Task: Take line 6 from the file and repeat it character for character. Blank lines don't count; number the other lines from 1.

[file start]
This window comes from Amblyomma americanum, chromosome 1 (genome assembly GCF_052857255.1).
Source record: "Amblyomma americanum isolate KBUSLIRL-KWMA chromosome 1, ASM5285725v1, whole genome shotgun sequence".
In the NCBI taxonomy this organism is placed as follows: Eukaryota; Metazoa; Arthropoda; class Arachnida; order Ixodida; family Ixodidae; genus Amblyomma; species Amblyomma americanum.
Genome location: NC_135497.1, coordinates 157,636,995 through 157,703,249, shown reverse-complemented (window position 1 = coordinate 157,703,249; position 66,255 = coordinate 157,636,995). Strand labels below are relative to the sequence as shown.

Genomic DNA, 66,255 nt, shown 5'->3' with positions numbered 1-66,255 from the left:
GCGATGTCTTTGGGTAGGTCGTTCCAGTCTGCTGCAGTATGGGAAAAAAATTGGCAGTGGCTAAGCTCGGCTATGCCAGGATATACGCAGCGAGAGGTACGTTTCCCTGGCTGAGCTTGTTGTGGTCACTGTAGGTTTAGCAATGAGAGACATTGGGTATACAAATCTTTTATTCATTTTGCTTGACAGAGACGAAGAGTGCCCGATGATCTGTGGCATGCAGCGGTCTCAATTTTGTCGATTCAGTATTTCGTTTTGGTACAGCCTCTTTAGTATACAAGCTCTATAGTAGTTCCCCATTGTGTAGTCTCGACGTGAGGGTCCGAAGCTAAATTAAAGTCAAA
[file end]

GCGATGTCTTTGGGTAGGTCGTTCCAGTCTGCTGCAGTATGGGAAAAAAATTGGCAGTGGCTAAGCTCGGCTATGCCAGGATATACGCAGCGAGAGGTACGTTTCCCTGGCTGAGCTTGTTGTGGTCACTGTAGGTTTAGCAATGAGAGACATTGGGTATACAAATCTTTTATTCATTTTGCTTGACAGAGACGAAGAGTGCCCGATGATCTGTGGCATGCAGCGGTCTCAATTTTGTCGATTCAGTATTTCGTTTTGGTACAGCCTCTTTAGTATACAAGCTCTATAGTAGTTCCCCATTGTGTAGTCTCGACGTGAGGGTCCGAAGCTAAATTAAAGTCAAA